New research from Women's Refuge reveals a huge number of women delay leaving abusive relationships because they fear what will happen to their pets. Today, as part of a three-day series, we announce the launch of the first Pet Refuge, a service that will remove that barrier for women looking to escape domestic violence.

TRIGGER WARNING: the following account contains descriptions of domestic violence. Please take care.

Hundreds of domestic violence victims stay with abusers because they fear what will happen to their pets, new Women's Refuge research reveals.

They are terrified their animals will be hurt, tortured or killed if they leave - and many are lured back under those threats.


But a new shelter is set to open which will house animals while their owners leave violent homes - and it's likely to save lives.

The research was based on a survey of nearly 1000 domestic violence victims who had experienced a partner abusing or threatening a pet. Just over 50 per cent of those surveyed delayed leaving their partner because of their pets.

Forty-one per cent of victims said they or their children had been made to watch their pet or another animal be harmed by their partner.

The abuse described was horrendous - animals punched, kicked, strangled, thrown, drowned, stabbed, put in microwaves, run over; often while victims watched on, powerless to help them.

Many of the victims, mostly women, shared examples as part of the survey.

"I witnessed seven kittens suffering and being killed [as a result of me] disobeying him or standing up to him," said one woman.

Another said her ex threatened to slit her dog's throats if she left him.

Victims said they would have left their abusers much earlier had there been a safe place for pets.


Most refuges in New Zealand cannot house animals and victims more often than not can't afford boarding fees.

But the new shelter will be totally free of charge and will provide a safe place for pets until their owners find safe violence-free accommodation.

It will house cats, dogs, birds and other small animals.

Larger animals will be looked after at one of a network of safe farms.

Pet Refuge is the brainchild of KidsCan founder and chief executive Julie Chapman.

Julie Chapman is launching Pet Refuge, a shelter that will house animals while victims of domestic violence leave abusers and find safe homes. Photo / Michael Craig
Julie Chapman is launching Pet Refuge, a shelter that will house animals while victims of domestic violence leave abusers and find safe homes. Photo / Michael Craig

Chapman, who has had her own experience with domestic violence, was horrified when she heard about the issue of pet abuse within domestic harm and approached the Women's Refuge to partner with her on the initiative.

New Zealand has the worst recorded rate of domestic violence in the developed world and while the majority of victims are women - men and transgender Kiwis also experience abuse.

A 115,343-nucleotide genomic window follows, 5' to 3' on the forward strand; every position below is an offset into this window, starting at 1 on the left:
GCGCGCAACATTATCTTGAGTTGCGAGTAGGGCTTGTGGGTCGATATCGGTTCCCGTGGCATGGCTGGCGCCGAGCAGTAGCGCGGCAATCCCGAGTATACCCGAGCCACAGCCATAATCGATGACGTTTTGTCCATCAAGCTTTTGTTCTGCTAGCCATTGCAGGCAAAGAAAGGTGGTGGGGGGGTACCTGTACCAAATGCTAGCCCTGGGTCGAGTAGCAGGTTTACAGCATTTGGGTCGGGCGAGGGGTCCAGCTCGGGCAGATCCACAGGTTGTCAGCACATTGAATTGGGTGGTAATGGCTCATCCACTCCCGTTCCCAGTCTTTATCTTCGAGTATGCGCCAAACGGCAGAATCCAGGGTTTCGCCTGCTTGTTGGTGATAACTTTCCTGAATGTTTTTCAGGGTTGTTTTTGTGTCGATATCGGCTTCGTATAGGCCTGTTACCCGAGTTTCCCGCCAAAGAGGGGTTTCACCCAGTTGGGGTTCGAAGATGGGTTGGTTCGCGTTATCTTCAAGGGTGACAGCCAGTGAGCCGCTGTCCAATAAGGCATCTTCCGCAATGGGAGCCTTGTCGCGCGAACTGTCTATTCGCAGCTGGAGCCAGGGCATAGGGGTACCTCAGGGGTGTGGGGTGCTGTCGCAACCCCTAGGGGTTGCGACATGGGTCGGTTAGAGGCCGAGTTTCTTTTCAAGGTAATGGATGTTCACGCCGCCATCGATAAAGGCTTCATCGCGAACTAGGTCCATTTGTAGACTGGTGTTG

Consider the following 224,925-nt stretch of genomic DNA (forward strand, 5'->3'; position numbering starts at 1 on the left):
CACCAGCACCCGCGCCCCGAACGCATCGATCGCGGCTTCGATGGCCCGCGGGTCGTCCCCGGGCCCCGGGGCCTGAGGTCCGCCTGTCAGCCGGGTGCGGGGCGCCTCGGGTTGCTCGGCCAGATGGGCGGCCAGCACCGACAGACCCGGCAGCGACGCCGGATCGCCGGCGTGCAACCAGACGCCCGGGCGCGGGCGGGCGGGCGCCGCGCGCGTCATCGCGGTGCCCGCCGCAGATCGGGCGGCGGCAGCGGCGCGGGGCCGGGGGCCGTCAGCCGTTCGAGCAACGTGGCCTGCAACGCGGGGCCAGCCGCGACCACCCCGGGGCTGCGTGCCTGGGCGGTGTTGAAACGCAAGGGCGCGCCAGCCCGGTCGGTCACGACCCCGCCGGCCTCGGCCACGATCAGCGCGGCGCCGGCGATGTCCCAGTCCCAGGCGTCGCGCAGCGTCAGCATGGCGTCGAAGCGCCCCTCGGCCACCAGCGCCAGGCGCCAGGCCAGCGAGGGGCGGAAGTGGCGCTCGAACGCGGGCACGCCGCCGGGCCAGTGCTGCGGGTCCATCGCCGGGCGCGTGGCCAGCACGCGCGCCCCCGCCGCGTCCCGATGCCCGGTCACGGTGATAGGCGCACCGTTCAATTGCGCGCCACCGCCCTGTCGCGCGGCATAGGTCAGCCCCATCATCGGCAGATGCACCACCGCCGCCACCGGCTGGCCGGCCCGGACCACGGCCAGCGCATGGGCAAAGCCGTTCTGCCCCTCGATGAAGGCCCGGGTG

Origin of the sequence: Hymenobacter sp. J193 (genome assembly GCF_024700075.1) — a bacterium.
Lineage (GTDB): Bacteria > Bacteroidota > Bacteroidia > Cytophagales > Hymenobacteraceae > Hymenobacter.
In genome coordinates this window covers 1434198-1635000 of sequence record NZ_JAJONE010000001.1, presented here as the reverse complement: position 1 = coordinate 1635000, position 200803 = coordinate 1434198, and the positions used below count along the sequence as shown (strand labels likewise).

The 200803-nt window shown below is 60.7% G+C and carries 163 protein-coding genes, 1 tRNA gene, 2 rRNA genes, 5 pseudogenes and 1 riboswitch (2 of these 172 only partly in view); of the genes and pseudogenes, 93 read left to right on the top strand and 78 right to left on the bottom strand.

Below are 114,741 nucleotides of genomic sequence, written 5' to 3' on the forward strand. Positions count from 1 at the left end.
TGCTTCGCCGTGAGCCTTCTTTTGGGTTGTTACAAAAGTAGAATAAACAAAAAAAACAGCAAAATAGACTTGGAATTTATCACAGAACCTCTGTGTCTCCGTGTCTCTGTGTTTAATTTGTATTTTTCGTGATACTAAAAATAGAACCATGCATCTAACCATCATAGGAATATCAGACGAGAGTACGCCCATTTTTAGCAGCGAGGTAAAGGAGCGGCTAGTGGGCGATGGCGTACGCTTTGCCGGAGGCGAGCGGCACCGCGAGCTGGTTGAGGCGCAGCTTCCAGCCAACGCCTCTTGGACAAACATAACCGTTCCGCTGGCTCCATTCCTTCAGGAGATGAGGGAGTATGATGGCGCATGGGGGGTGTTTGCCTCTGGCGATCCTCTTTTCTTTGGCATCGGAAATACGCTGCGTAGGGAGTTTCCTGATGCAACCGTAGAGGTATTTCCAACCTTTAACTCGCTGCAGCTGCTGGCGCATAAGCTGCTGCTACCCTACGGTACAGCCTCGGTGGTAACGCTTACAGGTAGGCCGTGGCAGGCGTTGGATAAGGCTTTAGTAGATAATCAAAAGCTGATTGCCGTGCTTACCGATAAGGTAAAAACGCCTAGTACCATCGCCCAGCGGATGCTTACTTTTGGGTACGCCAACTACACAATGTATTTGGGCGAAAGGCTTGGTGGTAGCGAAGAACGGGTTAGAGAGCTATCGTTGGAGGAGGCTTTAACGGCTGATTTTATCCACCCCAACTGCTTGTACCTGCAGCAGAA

"By accident I heard about the situation about pets needing somewhere to go when women go into a refuge and that it was a big issue," said Chapman.

"As I delved more into it I realised that there was a gap in service and so that was my lightbulb moment.

"The whole reason for doing this is to help women and men who are in these situations be able to get out and create a safe place for their pets.

"I can't stand domestic violence and I can't stand animal abuse."

Using money left to her after her parents died in 2014, Chapman purchased a block of land in the Auckland area.

Chapman said while the land and outer building were covered, help was needed to fund the fit out the shelter for the pets.

She hoped New Zealanders would get behind the Pet Refuge and donate the $250,000 needed for bedding, toys, enclosures, play areas, health supplies and everything else the animals would need to be as comfortable as possible.

"There are a lot of different things going on which prevent women from leaving domestic violence and not wanting to leave their animals behind is one of them," she said.

"Our position is, let's remove the barrier so we can make it easier for them to leave.

"Pets become like family and quite frankly you wouldn't leave anyone in your family behind, would you?"

Women's Refuge chief executive Dr Ang Jury said the research and shelter were "extremely important".

"We have routinely run across women who placed themselves in ongoing danger because they just could not bear the thought of leaving their pet behind, no matter what happened to them," she said.

"This is a service that's needed, it's something I think that's going to make a difference to some women."

New Zealand's first shelter dedicated to housing pets affected by family violence is being built. Pet Refuge will provide a temporary safe haven for pets, while their owners escape abuse. But, your help is needed to make that happen.

To donate to the shelter build visit: PledgeMe

If you're in danger now:

• Phone the police on 111 or ask neighbours or friends to ring for you.
• Run outside and head for where there are other people.
• Scream for help so that your neighbours can hear you.
• Take the children with you.
• Don't stop to get anything else.
• If you are being abused, remember it's not your fault. Violence is never okay

Where to go for help or more information:

• Women's Refuge: Free national crisis line operates 24/7 - 0800 refuge or 0800 733 843
• Pet Refuge
• Shine, free national helpline 9am-11pm every day - 0508 744 633
• Shakti: Providing specialist cultural services for African, Asian and middle eastern women and their children. Crisis line 24/7 0800 742 584
• It's Not Ok: Information line 0800 456 450




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